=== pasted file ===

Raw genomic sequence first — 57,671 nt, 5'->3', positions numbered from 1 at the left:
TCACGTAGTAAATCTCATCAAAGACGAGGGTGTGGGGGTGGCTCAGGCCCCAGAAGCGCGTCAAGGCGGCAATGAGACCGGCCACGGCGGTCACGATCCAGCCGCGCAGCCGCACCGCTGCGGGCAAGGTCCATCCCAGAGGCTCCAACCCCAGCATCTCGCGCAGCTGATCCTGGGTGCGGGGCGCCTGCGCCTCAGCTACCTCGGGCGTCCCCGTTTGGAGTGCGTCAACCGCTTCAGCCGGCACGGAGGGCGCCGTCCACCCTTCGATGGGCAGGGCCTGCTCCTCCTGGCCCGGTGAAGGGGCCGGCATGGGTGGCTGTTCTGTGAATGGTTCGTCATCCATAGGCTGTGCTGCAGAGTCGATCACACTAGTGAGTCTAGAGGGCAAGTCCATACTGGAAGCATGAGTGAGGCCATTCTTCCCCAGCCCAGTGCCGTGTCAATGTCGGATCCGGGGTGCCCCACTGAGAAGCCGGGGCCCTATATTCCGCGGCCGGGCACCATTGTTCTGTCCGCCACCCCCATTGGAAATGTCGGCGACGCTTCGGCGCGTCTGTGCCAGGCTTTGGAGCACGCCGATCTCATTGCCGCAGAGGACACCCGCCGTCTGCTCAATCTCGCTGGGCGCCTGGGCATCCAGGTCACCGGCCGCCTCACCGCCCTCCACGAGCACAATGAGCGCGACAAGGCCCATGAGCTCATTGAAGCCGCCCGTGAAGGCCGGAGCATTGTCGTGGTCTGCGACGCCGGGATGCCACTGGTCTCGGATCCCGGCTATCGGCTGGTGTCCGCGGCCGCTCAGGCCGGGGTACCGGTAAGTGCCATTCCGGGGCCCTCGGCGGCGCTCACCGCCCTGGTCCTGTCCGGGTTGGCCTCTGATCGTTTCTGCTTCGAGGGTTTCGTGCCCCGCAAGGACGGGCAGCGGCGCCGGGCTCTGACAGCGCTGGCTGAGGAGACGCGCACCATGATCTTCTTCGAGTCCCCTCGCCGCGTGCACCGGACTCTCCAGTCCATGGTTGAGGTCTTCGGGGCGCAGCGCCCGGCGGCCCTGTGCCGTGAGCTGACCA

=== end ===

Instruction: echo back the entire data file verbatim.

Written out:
Raw genomic sequence first — 57,671 nt, 5'->3', positions numbered from 1 at the left:
TCACGTAGTAAATCTCATCAAAGACGAGGGTGTGGGGGTGGCTCAGGCCCCAGAAGCGCGTCAAGGCGGCAATGAGACCGGCCACGGCGGTCACGATCCAGCCGCGCAGCCGCACCGCTGCGGGCAAGGTCCATCCCAGAGGCTCCAACCCCAGCATCTCGCGCAGCTGATCCTGGGTGCGGGGCGCCTGCGCCTCAGCTACCTCGGGCGTCCCCGTTTGGAGTGCGTCAACCGCTTCAGCCGGCACGGAGGGCGCCGTCCACCCTTCGATGGGCAGGGCCTGCTCCTCCTGGCCCGGTGAAGGGGCCGGCATGGGTGGCTGTTCTGTGAATGGTTCGTCATCCATAGGCTGTGCTGCAGAGTCGATCACACTAGTGAGTCTAGAGGGCAAGTCCATACTGGAAGCATGAGTGAGGCCATTCTTCCCCAGCCCAGTGCCGTGTCAATGTCGGATCCGGGGTGCCCCACTGAGAAGCCGGGGCCCTATATTCCGCGGCCGGGCACCATTGTTCTGTCCGCCACCCCCATTGGAAATGTCGGCGACGCTTCGGCGCGTCTGTGCCAGGCTTTGGAGCACGCCGATCTCATTGCCGCAGAGGACACCCGCCGTCTGCTCAATCTCGCTGGGCGCCTGGGCATCCAGGTCACCGGCCGCCTCACCGCCCTCCACGAGCACAATGAGCGCGACAAGGCCCATGAGCTCATTGAAGCCGCCCGTGAAGGCCGGAGCATTGTCGTGGTCTGCGACGCCGGGATGCCACTGGTCTCGGATCCCGGCTATCGGCTGGTGTCCGCGGCCGCTCAGGCCGGGGTACCGGTAAGTGCCATTCCGGGGCCCTCGGCGGCGCTCACCGCCCTGGTCCTGTCCGGGTTGGCCTCTGATCGTTTCTGCTTCGAGGGTTTCGTGCCCCGCAAGGACGGGCAGCGGCGCCGGGCTCTGACAGCGCTGGCTGAGGAGACGCGCACCATGATCTTCTTCGAGTCCCCTCGCCGCGTGCACCGGACTCTCCAGTCCATGGTTGAGGTCTTCGGGGCGCAGCGCCCGGCGGCCCTGTGCCGTGAGCTGACCA